Monthly Archives: April 2016

My Experience

Interning with the Center for Global Studies throughout this semester has been an indispensable experience. I have had the opportunity to partake in so many projects such as writing monthly collaborative newsletters about events on campus, creating flyers and PowerPoints, attending and photographing CGS’s Brown Bag Series, which included global studies related lectures given by professors and graduate students on topics such as sustainability, gender justice, Confucianism, expats in hardship locations, and many more. Additionally, I helped photograph and manage the Spring 2015 Undergraduate Thesis Symposium. During that time, I had the opportunity to listen to and learn about Penn State University and University of Pittsburgh students’ brilliant and innovative research topics with feedback from doctoral degree students.

One of my favorite things that I’ve done this semester was organizing and attending our World Stories Alive series at Schlow library. Lastly, my very favorite project that I have done this semester was run a Chinese mythology and folklore club at a local elementary school in State College called Young Scholars Charter School.

This internship has also helped me learn time management skills. During this semester I have had to write my honors thesis, keep up with demanding school work, and tutor English to Chinese students (my part-time job) all while completing CGS tasks. Somehow I’ve managed to do it all, thanks to the help of Sarah and Mary, and am finally ready to graduate and apply my newly developed global studies skills in the real world.13106039_10207661662231914_393717327_o

Departing Thoughts

This internship has been an interesting experience for me. I have a passion for travel and international issues, so the internship seemed like a good fit. The Center for Global Studies was my first choice for the internships I applied to, so I was thrilled to have been offered the position. Because it was my first internship experience, I came in with little/no expectations.

I was immediacy immersed with tasks and had to ask for a lot of guidance initially, but as time went on I began to understand the position more and more. Recently, I decided to take matters into my own hands with our newsletter. In the beginning, the Newsletter task seemed very difficult to me because there were virtually no guidelines. After speaking with Sarah and Mary we agreed creating a Newsletter Guideline would be helpful for future interns. Using the Chicago Manuel of Style, I was able to create a detailed checklist of every aspect of the newsletter to make sure the newsletters would be consistent in the future. I hope this checklist makes the process of figuring out how to complete the newsletter in the future.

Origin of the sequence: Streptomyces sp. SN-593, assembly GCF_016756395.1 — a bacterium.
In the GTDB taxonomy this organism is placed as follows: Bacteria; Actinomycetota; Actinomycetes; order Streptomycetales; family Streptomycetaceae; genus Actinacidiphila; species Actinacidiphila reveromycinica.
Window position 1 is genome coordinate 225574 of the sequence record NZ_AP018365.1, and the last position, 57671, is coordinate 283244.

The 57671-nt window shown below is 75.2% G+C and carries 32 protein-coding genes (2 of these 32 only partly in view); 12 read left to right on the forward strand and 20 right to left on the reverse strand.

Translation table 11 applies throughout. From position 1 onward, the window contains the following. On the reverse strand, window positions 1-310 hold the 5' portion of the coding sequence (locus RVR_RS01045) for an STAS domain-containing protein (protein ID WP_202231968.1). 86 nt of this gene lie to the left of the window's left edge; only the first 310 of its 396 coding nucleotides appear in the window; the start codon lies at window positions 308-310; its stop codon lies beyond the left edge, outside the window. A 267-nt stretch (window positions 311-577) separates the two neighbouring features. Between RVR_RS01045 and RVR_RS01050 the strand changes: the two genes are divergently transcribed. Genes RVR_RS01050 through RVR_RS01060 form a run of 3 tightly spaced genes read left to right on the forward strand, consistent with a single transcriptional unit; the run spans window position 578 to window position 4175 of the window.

What I have discovered from this internship is I love working in collaborative environments. I also learned to work in collaborative environments you need to be open to others ideas, which I continued to exercise throughout the semester by constantly asking for feedback from other interns. I also learned love challenging myself in creative ways (i.e. the flyer, event planning). I would hope my future opportunities allow me to think outside the box. Overall, it was a great experience, I was able to meet my goal of getting hands-on Public Relations experience in the field and I can’t wait to see what other opportunities I encounter.

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I loved immersing myself in the event planning: me interacting with a participant during our World Stories Alive series

My Final Post

As my internship slowly comes to an end, I can honestly say I’m sad to have to go. I have gained so many enriching experiences through lectures, movies, presentations, and good ol’ fashioned hard work. I will miss eating my salami and cheese sandwich during the Brown Bag Series every Wednesday, and (believe it or not) I will miss waking up early on Saturday mornings to attend World Stories Alive. Throughout the course of one short year I have become a well-rounded “young professional” complete with a whole new set of valuable skills (feel free to read about said skills in my CGS Story or previous blogs). Most of all, I will miss the staff.

Our advisor, Sarah Lyall-Combs, is the person who taught me the majority of these skills. She has sat patiently with every intern as we went through multiple drafts of newsletters, and tried desperately (and failed) many times to coordinate all of our schedules, but she also taught us how to do all of these things on our own. For the first time in my college career, I don’t feel afraid of the “real world” that all seniors talk about and dread because I’ve had the wonderful opportunity to learn the necessary skills to succeed.

I want to thank the Center for Global Studies for giving me the confidence I need to start the next journey of my career. I especially would like to thank Mary Price, who has given genuine support to all of us as we cope with the daily struggle of being a college student. To Lauren, Kayla, and Loredana, I wish you all the best of luck as you continue to work towards your dream careers. I’m looking forward to seeing how my fellow strong, independent female interns move on to make a difference. Whatever my own future has to hold for me, I can only hope that it treats me as well as the Center for Global Studies has treated me this past year.